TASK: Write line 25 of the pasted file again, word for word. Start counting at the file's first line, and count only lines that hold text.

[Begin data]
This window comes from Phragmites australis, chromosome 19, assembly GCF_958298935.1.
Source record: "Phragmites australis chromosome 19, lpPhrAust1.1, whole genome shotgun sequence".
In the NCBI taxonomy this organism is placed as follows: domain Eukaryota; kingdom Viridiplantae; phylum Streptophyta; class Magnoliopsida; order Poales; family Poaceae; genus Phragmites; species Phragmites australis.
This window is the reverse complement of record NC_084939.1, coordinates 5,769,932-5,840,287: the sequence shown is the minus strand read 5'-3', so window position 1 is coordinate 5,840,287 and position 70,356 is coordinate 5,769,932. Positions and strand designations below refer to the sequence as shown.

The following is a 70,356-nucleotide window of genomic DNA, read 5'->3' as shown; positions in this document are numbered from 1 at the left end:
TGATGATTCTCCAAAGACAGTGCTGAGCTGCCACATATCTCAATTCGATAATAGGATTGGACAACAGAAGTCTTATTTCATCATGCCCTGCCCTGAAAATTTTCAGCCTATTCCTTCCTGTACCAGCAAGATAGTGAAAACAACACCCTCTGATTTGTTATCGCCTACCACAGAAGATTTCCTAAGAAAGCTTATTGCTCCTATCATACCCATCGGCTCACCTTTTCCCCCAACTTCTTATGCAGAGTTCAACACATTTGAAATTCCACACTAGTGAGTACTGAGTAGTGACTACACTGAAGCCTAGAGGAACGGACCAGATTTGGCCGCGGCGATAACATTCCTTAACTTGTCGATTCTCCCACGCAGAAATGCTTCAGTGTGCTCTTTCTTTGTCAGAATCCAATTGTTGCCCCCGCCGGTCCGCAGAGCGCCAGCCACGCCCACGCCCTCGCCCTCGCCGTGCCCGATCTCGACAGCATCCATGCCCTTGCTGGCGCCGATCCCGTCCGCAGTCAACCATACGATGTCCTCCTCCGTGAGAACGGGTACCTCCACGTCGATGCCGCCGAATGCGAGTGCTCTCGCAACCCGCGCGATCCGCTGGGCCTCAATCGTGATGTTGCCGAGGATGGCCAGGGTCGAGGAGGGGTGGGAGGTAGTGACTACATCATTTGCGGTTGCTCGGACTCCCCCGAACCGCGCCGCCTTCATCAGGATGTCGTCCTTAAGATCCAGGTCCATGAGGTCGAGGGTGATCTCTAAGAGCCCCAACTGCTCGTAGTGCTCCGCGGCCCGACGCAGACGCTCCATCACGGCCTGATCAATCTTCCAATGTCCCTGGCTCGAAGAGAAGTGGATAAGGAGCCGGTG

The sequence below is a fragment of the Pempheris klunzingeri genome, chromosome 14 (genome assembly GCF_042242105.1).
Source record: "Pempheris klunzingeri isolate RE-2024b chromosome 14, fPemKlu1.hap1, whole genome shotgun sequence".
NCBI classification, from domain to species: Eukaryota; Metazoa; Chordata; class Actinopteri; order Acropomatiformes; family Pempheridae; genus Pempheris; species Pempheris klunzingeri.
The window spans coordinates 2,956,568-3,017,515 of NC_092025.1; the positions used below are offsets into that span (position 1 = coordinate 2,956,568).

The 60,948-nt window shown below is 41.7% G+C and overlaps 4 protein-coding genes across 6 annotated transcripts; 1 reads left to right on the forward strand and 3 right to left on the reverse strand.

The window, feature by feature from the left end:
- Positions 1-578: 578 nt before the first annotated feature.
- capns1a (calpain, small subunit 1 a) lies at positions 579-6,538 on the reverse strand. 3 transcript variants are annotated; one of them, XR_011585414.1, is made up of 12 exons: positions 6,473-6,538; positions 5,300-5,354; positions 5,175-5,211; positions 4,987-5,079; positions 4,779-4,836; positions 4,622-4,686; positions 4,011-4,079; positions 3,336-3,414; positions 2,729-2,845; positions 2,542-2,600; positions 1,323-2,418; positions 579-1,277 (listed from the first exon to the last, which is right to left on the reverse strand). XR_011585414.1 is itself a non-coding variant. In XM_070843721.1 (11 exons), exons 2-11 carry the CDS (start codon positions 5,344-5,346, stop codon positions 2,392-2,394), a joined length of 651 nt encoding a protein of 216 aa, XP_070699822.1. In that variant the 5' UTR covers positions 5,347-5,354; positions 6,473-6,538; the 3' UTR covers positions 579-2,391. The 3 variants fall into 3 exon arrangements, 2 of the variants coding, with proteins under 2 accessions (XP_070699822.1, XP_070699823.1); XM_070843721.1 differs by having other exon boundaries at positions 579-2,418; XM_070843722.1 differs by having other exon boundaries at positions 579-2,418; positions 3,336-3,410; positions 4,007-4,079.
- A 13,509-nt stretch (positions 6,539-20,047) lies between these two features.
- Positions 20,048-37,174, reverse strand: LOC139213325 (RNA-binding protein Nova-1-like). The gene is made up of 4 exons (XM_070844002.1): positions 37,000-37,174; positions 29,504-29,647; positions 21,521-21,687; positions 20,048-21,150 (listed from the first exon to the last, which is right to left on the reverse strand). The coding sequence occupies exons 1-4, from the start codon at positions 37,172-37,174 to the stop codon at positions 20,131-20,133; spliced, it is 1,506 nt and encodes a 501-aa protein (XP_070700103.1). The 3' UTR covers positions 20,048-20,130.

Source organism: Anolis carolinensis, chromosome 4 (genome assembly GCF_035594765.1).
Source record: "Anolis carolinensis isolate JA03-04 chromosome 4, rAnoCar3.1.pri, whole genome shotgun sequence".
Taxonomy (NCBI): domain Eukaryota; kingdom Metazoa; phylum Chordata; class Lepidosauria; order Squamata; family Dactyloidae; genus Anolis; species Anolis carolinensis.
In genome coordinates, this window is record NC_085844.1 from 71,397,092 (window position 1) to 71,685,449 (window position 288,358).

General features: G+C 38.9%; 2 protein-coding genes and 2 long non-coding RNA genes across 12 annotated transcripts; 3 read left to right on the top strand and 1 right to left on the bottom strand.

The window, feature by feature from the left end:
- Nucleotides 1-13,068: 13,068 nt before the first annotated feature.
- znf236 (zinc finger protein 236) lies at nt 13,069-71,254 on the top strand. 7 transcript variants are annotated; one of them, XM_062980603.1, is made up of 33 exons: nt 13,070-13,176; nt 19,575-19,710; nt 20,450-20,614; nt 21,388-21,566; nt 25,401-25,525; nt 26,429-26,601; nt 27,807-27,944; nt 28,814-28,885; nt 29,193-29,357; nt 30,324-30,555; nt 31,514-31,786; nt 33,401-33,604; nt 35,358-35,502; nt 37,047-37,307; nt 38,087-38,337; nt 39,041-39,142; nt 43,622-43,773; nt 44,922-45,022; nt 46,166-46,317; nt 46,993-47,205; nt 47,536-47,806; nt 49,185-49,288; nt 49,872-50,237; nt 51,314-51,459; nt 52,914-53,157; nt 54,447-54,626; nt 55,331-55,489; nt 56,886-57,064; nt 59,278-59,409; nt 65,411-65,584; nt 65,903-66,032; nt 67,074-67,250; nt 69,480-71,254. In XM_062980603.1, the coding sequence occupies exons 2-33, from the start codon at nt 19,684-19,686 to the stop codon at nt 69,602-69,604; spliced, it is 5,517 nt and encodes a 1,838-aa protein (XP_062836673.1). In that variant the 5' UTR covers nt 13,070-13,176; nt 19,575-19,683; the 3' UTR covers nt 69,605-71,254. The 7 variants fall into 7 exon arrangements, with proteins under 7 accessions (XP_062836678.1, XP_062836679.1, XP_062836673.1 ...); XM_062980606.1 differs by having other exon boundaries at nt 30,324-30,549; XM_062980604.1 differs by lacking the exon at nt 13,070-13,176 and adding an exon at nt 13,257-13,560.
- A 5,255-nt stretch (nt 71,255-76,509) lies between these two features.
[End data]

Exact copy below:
- A 5,255-nt stretch (nt 71,255-76,509) lies between these two features.